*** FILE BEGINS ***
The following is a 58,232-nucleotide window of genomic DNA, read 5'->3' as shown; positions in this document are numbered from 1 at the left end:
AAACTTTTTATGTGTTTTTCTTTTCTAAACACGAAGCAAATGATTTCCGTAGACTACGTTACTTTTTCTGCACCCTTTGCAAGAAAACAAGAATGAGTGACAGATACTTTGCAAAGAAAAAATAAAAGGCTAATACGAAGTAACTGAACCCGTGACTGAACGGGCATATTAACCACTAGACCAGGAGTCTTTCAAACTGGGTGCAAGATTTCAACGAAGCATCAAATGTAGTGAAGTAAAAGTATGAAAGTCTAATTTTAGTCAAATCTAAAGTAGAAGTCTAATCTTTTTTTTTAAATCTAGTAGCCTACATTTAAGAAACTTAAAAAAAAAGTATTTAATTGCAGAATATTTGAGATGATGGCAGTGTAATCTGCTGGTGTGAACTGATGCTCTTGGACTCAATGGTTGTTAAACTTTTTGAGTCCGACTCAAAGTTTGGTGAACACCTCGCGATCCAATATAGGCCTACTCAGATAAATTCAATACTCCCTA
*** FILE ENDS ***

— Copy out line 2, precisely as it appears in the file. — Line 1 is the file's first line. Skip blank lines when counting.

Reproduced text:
AAACTTTTTATGTGTTTTTCTTTTCTAAACACGAAGCAAATGATTTCCGTAGACTACGTTACTTTTTCTGCACCCTTTGCAAGAAAACAAGAATGAGTGACAGATACTTTGCAAAGAAAAAATAAAAGGCTAATACGAAGTAACTGAACCCGTGACTGAACGGGCATATTAACCACTAGACCAGGAGTCTTTCAAACTGGGTGCAAGATTTCAACGAAGCATCAAATGTAGTGAAGTAAAAGTATGAAAGTCTAATTTTAGTCAAATCTAAAGTAGAAGTCTAATCTTTTTTTTTAAATCTAGTAGCCTACATTTAAGAAACTTAAAAAAAAAGTATTTAATTGCAGAATATTTGAGATGATGGCAGTGTAATCTGCTGGTGTGAACTGATGCTCTTGGACTCAATGGTTGTTAAACTTTTTGAGTCCGACTCAAAGTTTGGTGAACACCTCGCGATCCAATATAGGCCTACTCAGATAAATTCAATACTCCCTA